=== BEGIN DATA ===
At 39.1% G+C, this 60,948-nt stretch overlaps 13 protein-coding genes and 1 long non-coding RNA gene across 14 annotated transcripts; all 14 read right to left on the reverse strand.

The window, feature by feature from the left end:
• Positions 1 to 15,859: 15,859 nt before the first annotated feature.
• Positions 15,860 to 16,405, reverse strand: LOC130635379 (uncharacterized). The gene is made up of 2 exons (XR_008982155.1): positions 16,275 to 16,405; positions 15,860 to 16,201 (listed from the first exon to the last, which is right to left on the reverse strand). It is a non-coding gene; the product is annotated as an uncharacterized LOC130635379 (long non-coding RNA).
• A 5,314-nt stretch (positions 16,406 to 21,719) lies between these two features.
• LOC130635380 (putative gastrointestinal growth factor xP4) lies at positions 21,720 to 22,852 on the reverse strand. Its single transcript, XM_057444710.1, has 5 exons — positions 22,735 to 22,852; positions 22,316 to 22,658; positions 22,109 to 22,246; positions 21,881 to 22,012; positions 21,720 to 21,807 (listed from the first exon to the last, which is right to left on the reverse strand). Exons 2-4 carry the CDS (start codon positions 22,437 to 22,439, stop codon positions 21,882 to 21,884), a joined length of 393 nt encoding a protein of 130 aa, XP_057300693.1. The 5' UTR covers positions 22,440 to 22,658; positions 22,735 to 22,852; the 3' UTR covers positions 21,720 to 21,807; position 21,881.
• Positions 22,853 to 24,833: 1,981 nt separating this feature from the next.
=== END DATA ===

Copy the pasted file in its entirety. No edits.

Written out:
At 39.1% G+C, this 60,948-nt stretch overlaps 13 protein-coding genes and 1 long non-coding RNA gene across 14 annotated transcripts; all 14 read right to left on the reverse strand.

The window, feature by feature from the left end:
• Positions 1 to 15,859: 15,859 nt before the first annotated feature.
• Positions 15,860 to 16,405, reverse strand: LOC130635379 (uncharacterized). The gene is made up of 2 exons (XR_008982155.1): positions 16,275 to 16,405; positions 15,860 to 16,201 (listed from the first exon to the last, which is right to left on the reverse strand). It is a non-coding gene; the product is annotated as an uncharacterized LOC130635379 (long non-coding RNA).
• A 5,314-nt stretch (positions 16,406 to 21,719) lies between these two features.
• LOC130635380 (putative gastrointestinal growth factor xP4) lies at positions 21,720 to 22,852 on the reverse strand. Its single transcript, XM_057444710.1, has 5 exons — positions 22,735 to 22,852; positions 22,316 to 22,658; positions 22,109 to 22,246; positions 21,881 to 22,012; positions 21,720 to 21,807 (listed from the first exon to the last, which is right to left on the reverse strand). Exons 2-4 carry the CDS (start codon positions 22,437 to 22,439, stop codon positions 21,882 to 21,884), a joined length of 393 nt encoding a protein of 130 aa, XP_057300693.1. The 5' UTR covers positions 22,440 to 22,658; positions 22,735 to 22,852; the 3' UTR covers positions 21,720 to 21,807; position 21,881.
• Positions 22,853 to 24,833: 1,981 nt separating this feature from the next.